Prosecutors, police chiefs and sheriffs gathered in Annapolis Tuesday to push back against the growing movement to decriminalize possession of small amounts or marijuana or to legalize recreational use of the drug altogether.
At a news conference and at a Senate hearing, law enforcement leaders warned that loosening marijuana laws would undermine drug enforcement across the board. They said it would be premature to pass a bill following in the footsteps of Colorado and Washington state, which recently legalized pot, and opposed a separate measure that would treat possession as a minor civil offense.
"This legislation sends a horrible message," said Riverdale Park Police Chief David Morris, speaking for the Maryland Chiefs of Police Association.
Harford County State's Attorney Joseph I. Cassilly, speaking on behalf of the Maryland State's Attorneys Association, called the movement to legalize pot in Maryland "a rush to judgment."
Cassilly said the state should wait for legalization in Colorado and Washington to be thoroughly studied, instead of relying on "anecdotal evidence from a bunch of pot heads."
The otherwise solid show of support for the state's existing marijuana laws was cracked by the testimony of Neill Franklin, a retired Baltimore police major who has emerged as a vocal opponent of the war on drugs in general and the prohibition of marijuana in particular.
"It didn't work back in the 1920s with alcohol prohibition," he said. "We should have learned from history."
Franklin argued the effect of prohibiting marijuana has been to leave its regulation in the hands of drug cartels and street gangs.
Most of the active law enforcement officers who attended took a hard line against legalizing marijuana for recreational use, though they were clear that their opposition did not extend to proposals making medical marijuana more readily available to those who need it.
"Those lines should not be blurred," said Anne Arundel County Police Chief Kevin Davis, speaking at a morning news conference.
Some of the officers ran into trouble in the less forgiving venue of the Senate hearing point, where the sponsors of the legalization and decriminalization bills repeatedly sought proof of police assertions that law enforcement and public health would be hampered by their bills.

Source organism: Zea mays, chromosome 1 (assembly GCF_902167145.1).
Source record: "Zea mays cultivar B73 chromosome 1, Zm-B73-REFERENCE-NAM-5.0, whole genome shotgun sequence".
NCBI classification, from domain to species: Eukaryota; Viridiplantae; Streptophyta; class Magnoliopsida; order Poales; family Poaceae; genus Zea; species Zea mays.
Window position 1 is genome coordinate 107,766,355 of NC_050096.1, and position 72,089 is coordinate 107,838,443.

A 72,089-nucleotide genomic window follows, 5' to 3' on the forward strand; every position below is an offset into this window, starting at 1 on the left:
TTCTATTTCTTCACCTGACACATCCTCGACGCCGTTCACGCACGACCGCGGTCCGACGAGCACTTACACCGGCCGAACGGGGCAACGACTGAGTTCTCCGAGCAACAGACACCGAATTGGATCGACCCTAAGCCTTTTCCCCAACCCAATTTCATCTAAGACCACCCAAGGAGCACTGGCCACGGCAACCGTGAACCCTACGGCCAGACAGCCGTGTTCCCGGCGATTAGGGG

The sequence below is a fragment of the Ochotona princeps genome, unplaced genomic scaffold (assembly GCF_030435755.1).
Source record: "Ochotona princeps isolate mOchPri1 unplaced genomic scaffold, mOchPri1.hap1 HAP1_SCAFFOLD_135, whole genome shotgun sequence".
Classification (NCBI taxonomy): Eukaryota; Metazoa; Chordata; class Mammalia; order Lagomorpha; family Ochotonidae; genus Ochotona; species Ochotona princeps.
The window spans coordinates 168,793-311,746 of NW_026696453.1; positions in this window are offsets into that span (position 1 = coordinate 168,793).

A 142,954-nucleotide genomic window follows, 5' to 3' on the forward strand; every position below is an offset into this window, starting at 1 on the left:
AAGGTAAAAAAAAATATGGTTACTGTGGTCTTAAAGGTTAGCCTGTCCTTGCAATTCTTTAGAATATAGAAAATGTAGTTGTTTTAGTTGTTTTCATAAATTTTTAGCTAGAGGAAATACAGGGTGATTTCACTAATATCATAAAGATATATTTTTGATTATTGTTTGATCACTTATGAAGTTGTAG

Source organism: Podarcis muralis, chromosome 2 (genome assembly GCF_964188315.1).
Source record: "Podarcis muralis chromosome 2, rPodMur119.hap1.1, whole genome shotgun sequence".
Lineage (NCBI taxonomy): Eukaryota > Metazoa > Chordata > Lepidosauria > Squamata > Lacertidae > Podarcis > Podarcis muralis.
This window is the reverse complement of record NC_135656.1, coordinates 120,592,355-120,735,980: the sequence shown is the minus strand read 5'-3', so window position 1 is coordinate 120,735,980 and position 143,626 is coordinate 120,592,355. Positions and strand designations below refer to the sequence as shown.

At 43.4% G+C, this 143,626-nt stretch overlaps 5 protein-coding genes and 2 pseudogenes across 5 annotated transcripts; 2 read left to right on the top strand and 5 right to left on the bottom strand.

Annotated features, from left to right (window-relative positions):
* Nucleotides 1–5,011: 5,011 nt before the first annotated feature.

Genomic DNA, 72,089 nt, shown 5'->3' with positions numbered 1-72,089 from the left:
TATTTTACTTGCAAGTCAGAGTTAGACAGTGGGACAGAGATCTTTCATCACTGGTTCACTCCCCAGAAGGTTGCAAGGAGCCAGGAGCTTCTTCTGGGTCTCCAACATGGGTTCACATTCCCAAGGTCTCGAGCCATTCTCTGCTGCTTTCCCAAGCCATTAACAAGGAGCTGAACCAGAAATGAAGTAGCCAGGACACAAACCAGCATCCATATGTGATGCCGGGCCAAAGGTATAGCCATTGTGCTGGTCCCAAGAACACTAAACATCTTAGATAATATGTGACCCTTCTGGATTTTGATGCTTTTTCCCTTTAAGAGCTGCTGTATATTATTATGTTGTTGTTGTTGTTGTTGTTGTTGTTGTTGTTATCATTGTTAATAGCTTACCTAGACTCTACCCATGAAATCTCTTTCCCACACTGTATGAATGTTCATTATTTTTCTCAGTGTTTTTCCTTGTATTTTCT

Annapolis Police Deportment Chief Michael A. Pristoop asserted that 37 people had died of marijuana overdoses on the first day of legalization in Colorado last month.
The claim drew groans from the packed hearing room. Sen. Jamie Raskin, a Montgomery County Democrat who sponsored the legalization bill, pointed out that Pristoop had fallen for a hoax that ran in the satirical publication the Daily Currant.
Pristoop later issued an apology.
"I believed the information I obtained was accurate but I now know the story is nothing more than an urban legend," he said in a statement.
Police warnings of the danger of marijuana overdoses aroused skepticism among senators of both parties.
"The only people I've seen overdose on marijuana had a big snack and fell asleep," said Sen. Nancy Jacobs, a Harford County Republican.
Morris also took some heat from senators over his assertion that decriminalizing marijuana would lead to an increase in drug use.
Sen. Robert A. Zirkin, a Baltimore County Democrat and author of the decriminalization bill, said he had "looked high and low" for evidence from 16 states that now treat marijuana possession as a civil offense. He said he found no evidence suggesting that usage had increased. When Zirkin pressed Morris to back up his assertion with studies, the chief could not.
Public polls show growing support for loosening marijuana laws in Maryland and across the country. A recent Baltimore Sun Poll found that 58 percent of Maryland voters favor either legalization or decriminalization.
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